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Unpacking TV Coverage Of Moscow Protests: Pro-Putin Slant With A Shot Of Glasnost

In Moscow, thousands braved the cold Saturday in marches both for and against Vladimir Putin. Russia’s state-run TV channels made a point of downplaying the latter. Still, there are real signs of change in how the channels cover Russia's growing

Sergey Kurginyan's fiery pro-Putin speech got good air time (youtube)
Sergey Kurginyan's fiery pro-Putin speech got good air time (youtube)
Arina Borodina

MOSCOW -- After all the anti-government marches and meetings over the past two months, it would have been impossible for Russia's state TV channels to try to hush up this past weekend's protests in the capital. But while the main news channels were sure to cover the marches, there was inevitably extra air time for the counter-protest march in favor of Vladimir Putin.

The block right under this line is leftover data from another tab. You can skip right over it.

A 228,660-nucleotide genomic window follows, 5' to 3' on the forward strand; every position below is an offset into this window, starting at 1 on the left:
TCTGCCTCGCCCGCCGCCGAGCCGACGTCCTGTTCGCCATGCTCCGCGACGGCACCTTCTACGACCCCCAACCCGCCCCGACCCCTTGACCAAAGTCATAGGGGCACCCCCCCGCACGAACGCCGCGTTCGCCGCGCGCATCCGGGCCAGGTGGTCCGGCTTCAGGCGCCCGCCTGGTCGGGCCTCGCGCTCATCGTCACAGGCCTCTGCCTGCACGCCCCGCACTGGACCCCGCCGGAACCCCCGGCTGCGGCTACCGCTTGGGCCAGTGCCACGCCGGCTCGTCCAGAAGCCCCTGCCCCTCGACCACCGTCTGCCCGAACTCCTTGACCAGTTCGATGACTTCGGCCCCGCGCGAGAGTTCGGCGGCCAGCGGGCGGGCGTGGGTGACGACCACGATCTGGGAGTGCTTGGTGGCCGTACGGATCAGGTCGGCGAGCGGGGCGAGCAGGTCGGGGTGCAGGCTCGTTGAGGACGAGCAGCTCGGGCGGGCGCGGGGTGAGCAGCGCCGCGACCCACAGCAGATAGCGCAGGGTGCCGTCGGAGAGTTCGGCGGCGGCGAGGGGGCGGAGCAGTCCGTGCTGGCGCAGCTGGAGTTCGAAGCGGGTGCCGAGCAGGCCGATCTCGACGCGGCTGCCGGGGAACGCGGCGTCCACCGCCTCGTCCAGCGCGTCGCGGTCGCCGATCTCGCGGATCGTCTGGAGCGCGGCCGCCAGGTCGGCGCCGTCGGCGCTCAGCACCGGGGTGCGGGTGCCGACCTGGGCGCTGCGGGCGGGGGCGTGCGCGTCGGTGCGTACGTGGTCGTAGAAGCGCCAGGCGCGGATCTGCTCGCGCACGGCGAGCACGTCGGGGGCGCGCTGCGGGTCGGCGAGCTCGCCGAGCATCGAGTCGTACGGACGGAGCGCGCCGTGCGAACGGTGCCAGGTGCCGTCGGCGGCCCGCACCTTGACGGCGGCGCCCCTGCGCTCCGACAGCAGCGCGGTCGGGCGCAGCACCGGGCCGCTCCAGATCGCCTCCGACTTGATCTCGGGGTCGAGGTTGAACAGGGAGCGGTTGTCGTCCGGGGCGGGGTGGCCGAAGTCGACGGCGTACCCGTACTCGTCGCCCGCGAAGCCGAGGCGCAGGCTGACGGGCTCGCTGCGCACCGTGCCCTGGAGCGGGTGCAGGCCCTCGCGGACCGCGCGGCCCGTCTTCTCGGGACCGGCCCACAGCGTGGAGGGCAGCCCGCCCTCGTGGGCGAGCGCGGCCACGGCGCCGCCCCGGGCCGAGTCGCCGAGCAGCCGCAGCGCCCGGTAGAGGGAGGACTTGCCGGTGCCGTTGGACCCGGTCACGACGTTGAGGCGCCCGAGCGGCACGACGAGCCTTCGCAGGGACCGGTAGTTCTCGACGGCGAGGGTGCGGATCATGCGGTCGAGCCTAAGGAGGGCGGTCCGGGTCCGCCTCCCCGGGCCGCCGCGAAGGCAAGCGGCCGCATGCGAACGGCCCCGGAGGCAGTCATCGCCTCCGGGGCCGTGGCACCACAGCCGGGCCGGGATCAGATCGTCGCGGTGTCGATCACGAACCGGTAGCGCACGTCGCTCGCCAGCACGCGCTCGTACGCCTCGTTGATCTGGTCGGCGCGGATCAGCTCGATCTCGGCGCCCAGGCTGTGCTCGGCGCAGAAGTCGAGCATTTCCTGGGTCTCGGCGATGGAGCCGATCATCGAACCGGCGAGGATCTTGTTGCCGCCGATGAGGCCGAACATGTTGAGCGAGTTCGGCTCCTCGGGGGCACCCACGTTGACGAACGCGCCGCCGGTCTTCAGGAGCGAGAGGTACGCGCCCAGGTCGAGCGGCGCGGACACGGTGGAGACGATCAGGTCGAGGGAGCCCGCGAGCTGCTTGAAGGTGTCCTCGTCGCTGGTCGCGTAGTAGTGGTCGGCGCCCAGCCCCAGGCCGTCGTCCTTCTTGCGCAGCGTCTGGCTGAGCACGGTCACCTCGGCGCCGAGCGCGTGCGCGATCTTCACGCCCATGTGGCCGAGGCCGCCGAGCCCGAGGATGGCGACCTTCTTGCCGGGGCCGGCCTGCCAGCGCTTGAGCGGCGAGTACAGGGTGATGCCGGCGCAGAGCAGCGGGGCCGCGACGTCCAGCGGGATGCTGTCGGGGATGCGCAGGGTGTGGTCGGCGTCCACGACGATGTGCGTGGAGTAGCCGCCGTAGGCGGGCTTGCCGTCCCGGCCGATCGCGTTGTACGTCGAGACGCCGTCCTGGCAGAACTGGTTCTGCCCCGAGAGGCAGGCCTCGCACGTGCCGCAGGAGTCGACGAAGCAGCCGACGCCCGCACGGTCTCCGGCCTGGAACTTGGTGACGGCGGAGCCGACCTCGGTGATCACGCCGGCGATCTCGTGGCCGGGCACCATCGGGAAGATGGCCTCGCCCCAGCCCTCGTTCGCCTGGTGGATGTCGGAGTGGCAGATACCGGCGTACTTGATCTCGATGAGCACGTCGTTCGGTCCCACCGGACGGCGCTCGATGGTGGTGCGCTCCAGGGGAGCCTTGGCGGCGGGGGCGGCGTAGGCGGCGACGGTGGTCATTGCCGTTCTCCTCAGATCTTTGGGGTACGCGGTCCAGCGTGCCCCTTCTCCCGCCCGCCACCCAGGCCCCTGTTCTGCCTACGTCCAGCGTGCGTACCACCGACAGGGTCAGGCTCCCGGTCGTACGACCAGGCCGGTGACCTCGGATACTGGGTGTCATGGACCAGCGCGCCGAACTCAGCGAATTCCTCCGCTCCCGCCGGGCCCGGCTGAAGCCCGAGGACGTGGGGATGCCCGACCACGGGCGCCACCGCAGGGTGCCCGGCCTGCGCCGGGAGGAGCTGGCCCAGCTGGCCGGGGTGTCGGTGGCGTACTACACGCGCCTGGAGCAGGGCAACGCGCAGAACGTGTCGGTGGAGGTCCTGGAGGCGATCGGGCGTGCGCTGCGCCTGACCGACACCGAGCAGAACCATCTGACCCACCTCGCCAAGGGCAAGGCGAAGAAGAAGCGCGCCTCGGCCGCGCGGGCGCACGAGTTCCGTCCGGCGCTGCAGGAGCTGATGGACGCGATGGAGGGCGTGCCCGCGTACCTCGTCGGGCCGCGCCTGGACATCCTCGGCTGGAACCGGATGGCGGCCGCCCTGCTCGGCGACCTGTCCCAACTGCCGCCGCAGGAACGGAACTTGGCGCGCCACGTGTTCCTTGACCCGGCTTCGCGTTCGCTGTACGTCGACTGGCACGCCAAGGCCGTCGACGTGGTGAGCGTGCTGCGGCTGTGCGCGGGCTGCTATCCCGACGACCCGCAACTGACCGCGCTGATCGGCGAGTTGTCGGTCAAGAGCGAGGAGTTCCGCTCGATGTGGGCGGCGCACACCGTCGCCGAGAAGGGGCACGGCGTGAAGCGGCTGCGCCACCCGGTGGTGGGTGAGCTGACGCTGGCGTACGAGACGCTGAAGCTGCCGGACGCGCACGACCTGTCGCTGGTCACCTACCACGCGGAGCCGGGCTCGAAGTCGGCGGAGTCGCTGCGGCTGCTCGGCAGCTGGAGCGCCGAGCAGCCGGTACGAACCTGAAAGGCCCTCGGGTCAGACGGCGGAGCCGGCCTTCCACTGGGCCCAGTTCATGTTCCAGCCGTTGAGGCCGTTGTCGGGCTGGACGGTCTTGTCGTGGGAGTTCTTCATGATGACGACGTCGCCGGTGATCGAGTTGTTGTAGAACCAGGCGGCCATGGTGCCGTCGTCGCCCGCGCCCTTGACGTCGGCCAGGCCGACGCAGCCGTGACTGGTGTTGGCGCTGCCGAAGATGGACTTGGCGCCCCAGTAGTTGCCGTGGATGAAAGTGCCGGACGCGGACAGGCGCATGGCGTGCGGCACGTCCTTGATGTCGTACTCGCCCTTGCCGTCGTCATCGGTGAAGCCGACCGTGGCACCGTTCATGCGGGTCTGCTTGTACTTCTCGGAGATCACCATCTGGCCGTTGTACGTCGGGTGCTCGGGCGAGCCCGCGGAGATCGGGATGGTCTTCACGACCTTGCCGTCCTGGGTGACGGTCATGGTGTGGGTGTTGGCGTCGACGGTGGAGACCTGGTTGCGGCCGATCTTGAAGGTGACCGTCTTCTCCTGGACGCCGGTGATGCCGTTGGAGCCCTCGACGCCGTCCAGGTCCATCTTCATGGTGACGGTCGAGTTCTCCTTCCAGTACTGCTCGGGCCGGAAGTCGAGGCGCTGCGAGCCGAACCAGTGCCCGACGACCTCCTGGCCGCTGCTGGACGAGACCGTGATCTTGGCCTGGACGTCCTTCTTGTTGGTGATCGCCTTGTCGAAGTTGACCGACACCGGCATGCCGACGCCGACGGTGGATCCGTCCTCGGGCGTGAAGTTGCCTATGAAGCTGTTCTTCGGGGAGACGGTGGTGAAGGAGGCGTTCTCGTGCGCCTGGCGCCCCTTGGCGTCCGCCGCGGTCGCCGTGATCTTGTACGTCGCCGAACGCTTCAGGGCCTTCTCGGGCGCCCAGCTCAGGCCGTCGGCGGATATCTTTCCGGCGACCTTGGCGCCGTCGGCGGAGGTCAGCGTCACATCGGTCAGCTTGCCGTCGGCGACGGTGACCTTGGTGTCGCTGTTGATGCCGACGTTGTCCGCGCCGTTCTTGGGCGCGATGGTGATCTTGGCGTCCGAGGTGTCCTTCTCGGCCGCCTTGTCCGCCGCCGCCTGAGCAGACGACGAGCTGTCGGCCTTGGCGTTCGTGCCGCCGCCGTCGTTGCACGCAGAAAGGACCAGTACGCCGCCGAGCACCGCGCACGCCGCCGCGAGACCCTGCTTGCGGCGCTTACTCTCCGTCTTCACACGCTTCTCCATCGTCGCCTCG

Starting at about 1 p.m., NTV offered live coverage from the pro-Putin march on Poklonnaya Hill, where Victory Park is situated. The park commemorates the Red Army's World War II effort. Political scientist Sergey Kurginyan, who addressed the gathering, told NTV how there was "stability with Putin, a strong Russia." He called Putin the "people's president." The NTV reporter signed off by saying: "we have heard how change has begun." The presenter in the studio could barely suppress a smile.

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Ukrainian protestors stand at Brandenburg Gate in Berlin to mark Vyshyvanka Day, an International day to celebrate Ukrainian heritage and traditions

Lisa Berdet, Lila Paulou and Bertrand Hauger.

👋 Guten Tag!*

Welcome to Friday, where Russia intensifies shelling in eastern Ukraine, Biden lands in South Korea, and a Mercedes becomes the most expensive car ever sold. Meanwhile, for German daily die Welt, Cosima Lutz explores the sizzling question of the skyrocketing price of cooking oils.

[*German]

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